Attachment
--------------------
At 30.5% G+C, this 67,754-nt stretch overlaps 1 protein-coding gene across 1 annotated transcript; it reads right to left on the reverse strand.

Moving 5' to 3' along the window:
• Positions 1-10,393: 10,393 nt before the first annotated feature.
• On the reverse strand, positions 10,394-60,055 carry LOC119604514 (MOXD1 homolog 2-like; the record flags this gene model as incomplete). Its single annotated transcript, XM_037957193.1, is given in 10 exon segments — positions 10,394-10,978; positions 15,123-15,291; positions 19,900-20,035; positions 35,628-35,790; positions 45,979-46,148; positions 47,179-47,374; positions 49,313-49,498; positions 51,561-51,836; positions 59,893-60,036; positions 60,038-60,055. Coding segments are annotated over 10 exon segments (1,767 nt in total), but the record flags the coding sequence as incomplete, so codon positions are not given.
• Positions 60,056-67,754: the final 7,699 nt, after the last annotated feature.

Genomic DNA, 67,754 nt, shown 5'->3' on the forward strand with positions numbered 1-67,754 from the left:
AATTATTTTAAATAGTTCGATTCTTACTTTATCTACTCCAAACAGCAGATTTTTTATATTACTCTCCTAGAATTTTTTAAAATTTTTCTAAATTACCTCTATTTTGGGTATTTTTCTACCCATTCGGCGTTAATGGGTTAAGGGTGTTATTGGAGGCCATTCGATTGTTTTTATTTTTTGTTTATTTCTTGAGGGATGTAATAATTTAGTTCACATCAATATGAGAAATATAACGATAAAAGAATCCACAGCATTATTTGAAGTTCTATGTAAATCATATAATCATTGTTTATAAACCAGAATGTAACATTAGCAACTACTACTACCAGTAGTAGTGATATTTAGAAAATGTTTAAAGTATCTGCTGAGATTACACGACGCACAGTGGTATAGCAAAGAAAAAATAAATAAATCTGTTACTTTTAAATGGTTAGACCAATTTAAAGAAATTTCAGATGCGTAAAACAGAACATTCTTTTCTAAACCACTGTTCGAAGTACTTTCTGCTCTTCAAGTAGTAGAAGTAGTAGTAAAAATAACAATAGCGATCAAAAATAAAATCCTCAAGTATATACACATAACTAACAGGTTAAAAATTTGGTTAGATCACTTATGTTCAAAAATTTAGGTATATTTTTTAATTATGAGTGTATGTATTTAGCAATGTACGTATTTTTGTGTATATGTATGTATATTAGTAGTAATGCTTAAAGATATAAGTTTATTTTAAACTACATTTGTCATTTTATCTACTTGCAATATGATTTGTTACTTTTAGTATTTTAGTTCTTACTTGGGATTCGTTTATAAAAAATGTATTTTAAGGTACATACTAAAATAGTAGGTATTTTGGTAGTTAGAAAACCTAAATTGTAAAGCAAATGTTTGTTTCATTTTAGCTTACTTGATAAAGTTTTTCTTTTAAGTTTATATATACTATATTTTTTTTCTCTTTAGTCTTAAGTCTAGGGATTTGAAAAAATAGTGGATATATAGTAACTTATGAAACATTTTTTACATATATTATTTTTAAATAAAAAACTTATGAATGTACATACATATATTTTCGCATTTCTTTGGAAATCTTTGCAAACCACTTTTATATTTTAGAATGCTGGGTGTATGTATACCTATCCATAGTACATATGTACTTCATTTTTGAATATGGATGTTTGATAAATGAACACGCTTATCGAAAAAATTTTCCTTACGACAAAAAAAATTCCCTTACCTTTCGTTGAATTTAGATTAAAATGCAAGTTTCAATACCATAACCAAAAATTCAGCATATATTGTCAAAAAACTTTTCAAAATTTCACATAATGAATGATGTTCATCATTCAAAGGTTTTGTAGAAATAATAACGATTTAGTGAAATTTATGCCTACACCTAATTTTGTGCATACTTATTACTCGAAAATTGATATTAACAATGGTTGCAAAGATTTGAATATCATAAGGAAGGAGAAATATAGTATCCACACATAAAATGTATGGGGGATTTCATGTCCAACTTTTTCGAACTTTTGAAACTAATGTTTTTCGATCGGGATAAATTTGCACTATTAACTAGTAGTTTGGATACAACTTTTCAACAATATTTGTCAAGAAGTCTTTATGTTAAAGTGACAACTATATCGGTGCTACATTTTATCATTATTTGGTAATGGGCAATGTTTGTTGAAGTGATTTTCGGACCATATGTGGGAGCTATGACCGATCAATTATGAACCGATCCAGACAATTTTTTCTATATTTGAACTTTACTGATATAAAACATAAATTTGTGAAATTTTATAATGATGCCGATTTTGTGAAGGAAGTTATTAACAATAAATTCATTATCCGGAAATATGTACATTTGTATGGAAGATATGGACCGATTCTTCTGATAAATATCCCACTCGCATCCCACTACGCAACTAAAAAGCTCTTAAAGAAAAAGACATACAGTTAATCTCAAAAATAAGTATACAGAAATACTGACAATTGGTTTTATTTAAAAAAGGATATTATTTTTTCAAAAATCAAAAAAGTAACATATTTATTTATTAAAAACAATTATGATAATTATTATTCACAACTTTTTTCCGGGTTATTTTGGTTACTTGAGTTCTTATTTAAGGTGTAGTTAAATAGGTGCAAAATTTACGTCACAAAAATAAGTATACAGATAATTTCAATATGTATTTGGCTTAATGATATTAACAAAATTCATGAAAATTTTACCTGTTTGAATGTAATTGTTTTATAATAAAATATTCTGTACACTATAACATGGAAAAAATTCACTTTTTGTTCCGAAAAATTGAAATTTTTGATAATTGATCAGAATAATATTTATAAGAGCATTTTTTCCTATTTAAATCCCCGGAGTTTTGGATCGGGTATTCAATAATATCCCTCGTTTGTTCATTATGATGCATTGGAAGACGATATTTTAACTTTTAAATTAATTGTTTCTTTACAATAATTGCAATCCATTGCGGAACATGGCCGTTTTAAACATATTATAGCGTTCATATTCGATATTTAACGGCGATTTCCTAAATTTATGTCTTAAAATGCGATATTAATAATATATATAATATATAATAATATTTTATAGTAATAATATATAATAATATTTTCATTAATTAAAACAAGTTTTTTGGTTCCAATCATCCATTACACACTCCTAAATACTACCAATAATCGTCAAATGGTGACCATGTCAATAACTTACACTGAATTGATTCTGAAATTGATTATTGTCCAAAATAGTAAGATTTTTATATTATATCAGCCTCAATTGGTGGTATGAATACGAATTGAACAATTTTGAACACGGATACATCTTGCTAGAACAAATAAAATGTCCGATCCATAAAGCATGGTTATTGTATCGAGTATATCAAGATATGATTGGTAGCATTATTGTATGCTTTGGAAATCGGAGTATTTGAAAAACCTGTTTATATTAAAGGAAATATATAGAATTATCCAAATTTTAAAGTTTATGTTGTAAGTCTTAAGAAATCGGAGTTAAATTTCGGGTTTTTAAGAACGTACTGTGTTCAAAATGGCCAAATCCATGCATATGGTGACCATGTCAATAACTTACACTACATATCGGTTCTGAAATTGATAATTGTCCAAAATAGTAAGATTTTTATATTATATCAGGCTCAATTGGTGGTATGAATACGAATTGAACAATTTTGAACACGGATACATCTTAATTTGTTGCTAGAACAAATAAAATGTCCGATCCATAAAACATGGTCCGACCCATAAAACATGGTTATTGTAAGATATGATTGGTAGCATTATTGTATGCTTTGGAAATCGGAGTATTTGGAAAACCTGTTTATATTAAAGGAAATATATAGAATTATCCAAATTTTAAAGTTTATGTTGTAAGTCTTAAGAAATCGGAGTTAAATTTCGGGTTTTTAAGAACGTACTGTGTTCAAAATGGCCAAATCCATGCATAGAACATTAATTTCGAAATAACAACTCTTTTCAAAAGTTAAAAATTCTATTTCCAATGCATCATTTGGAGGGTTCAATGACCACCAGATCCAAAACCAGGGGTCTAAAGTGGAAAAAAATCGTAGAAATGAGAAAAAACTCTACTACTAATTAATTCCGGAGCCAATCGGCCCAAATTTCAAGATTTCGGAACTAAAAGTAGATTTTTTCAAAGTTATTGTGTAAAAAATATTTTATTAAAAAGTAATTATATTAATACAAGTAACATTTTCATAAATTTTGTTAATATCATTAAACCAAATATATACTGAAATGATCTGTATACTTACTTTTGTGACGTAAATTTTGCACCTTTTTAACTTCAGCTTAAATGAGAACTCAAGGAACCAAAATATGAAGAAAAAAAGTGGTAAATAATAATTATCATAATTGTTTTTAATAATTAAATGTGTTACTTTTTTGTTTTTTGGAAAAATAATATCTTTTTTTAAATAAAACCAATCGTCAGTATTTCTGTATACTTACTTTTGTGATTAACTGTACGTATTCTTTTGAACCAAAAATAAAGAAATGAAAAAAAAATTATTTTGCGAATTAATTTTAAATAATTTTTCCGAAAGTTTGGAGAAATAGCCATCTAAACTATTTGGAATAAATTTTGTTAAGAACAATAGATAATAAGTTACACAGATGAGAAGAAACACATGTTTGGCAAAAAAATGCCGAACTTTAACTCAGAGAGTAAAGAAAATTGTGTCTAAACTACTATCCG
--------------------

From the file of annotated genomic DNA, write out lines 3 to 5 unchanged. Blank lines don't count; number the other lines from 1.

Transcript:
• Positions 1-10,393: 10,393 nt before the first annotated feature.
• On the reverse strand, positions 10,394-60,055 carry LOC119604514 (MOXD1 homolog 2-like; the record flags this gene model as incomplete). Its single annotated transcript, XM_037957193.1, is given in 10 exon segments — positions 10,394-10,978; positions 15,123-15,291; positions 19,900-20,035; positions 35,628-35,790; positions 45,979-46,148; positions 47,179-47,374; positions 49,313-49,498; positions 51,561-51,836; positions 59,893-60,036; positions 60,038-60,055. Coding segments are annotated over 10 exon segments (1,767 nt in total), but the record flags the coding sequence as incomplete, so codon positions are not given.
• Positions 60,056-67,754: the final 7,699 nt, after the last annotated feature.